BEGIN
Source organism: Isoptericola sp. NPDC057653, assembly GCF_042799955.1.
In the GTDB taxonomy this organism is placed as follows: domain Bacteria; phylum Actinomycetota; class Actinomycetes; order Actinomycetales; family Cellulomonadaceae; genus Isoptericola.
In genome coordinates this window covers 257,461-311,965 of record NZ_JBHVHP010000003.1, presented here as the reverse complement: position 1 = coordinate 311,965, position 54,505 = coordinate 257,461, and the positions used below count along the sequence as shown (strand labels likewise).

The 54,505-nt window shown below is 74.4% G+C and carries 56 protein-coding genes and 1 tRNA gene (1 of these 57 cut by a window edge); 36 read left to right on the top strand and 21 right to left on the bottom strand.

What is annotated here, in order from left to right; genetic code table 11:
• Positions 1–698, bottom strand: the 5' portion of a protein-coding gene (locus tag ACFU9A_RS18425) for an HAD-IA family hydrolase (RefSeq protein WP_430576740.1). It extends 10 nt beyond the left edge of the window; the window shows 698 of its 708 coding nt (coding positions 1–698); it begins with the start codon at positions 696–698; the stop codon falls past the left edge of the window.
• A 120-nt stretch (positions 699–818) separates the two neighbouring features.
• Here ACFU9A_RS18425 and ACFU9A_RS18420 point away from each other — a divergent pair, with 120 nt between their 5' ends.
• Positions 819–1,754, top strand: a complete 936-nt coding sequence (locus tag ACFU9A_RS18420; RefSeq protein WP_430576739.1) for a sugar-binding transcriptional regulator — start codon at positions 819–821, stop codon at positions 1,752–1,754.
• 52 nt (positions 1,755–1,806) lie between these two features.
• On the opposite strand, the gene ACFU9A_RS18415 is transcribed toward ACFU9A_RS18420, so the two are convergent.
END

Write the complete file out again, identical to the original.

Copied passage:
Source organism: Isoptericola sp. NPDC057653, assembly GCF_042799955.1.
In the GTDB taxonomy this organism is placed as follows: domain Bacteria; phylum Actinomycetota; class Actinomycetes; order Actinomycetales; family Cellulomonadaceae; genus Isoptericola.
In genome coordinates this window covers 257,461-311,965 of record NZ_JBHVHP010000003.1, presented here as the reverse complement: position 1 = coordinate 311,965, position 54,505 = coordinate 257,461, and the positions used below count along the sequence as shown (strand labels likewise).

The 54,505-nt window shown below is 74.4% G+C and carries 56 protein-coding genes and 1 tRNA gene (1 of these 57 cut by a window edge); 36 read left to right on the top strand and 21 right to left on the bottom strand.

What is annotated here, in order from left to right; genetic code table 11:
• Positions 1–698, bottom strand: the 5' portion of a protein-coding gene (locus tag ACFU9A_RS18425) for an HAD-IA family hydrolase (RefSeq protein WP_430576740.1). It extends 10 nt beyond the left edge of the window; the window shows 698 of its 708 coding nt (coding positions 1–698); it begins with the start codon at positions 696–698; the stop codon falls past the left edge of the window.
• A 120-nt stretch (positions 699–818) separates the two neighbouring features.
• Here ACFU9A_RS18425 and ACFU9A_RS18420 point away from each other — a divergent pair, with 120 nt between their 5' ends.
• Positions 819–1,754, top strand: a complete 936-nt coding sequence (locus tag ACFU9A_RS18420; RefSeq protein WP_430576739.1) for a sugar-binding transcriptional regulator — start codon at positions 819–821, stop codon at positions 1,752–1,754.
• 52 nt (positions 1,755–1,806) lie between these two features.
• On the opposite strand, the gene ACFU9A_RS18415 is transcribed toward ACFU9A_RS18420, so the two are convergent.